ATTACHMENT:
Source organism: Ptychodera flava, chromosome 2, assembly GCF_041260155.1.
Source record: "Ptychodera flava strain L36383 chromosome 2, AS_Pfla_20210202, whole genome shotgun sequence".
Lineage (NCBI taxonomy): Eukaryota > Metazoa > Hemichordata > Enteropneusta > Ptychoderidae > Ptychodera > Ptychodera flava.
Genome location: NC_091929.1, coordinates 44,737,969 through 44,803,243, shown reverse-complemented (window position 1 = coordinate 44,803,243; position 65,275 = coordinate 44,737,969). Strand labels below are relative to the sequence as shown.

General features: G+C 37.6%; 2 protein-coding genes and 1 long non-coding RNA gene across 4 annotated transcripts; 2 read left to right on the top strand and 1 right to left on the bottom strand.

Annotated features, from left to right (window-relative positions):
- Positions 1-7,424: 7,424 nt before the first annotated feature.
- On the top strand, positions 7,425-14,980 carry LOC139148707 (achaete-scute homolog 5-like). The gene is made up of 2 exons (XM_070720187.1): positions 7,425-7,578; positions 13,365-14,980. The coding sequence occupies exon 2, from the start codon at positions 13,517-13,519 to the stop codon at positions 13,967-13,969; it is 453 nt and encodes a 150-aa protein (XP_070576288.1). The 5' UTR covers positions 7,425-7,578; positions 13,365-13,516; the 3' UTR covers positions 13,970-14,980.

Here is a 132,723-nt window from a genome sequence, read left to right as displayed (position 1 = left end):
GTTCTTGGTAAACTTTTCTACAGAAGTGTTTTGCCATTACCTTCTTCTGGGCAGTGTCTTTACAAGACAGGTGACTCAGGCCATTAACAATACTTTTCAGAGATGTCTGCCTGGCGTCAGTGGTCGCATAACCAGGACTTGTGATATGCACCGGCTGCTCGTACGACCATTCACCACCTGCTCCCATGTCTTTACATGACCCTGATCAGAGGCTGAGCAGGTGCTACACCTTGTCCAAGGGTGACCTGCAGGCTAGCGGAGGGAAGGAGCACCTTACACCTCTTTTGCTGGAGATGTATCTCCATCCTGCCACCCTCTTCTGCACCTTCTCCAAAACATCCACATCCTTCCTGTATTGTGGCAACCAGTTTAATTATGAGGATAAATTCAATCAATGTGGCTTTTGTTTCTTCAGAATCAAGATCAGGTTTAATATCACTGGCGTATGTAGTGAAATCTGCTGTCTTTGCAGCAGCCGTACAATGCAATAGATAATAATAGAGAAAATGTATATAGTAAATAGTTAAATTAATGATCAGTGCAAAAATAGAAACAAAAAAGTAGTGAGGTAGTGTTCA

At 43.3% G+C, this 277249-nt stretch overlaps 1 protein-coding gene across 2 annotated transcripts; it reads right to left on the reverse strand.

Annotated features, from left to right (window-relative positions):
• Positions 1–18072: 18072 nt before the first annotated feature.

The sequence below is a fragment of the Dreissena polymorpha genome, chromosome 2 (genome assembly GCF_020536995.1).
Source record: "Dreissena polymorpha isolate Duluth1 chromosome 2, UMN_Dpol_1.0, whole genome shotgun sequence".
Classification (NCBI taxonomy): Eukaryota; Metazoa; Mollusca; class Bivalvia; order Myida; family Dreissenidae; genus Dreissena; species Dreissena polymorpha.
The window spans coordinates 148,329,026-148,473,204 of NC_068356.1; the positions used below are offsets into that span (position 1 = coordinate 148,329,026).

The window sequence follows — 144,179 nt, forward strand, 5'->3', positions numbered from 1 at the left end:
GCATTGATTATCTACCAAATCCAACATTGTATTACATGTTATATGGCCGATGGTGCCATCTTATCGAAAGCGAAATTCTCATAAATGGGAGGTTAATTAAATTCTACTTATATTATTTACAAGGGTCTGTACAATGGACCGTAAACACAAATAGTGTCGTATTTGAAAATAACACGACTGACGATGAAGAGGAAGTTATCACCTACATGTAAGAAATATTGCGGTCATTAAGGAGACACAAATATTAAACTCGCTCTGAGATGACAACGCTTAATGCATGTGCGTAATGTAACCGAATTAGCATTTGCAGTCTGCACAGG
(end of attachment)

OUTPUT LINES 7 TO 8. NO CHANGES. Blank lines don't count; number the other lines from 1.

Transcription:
- Positions 1-7,424: 7,424 nt before the first annotated feature.
- On the top strand, positions 7,425-14,980 carry LOC139148707 (achaete-scute homolog 5-like). The gene is made up of 2 exons (XM_070720187.1): positions 7,425-7,578; positions 13,365-14,980. The coding sequence occupies exon 2, from the start codon at positions 13,517-13,519 to the stop codon at positions 13,967-13,969; it is 453 nt and encodes a 150-aa protein (XP_070576288.1). The 5' UTR covers positions 7,425-7,578; positions 13,365-13,516; the 3' UTR covers positions 13,970-14,980.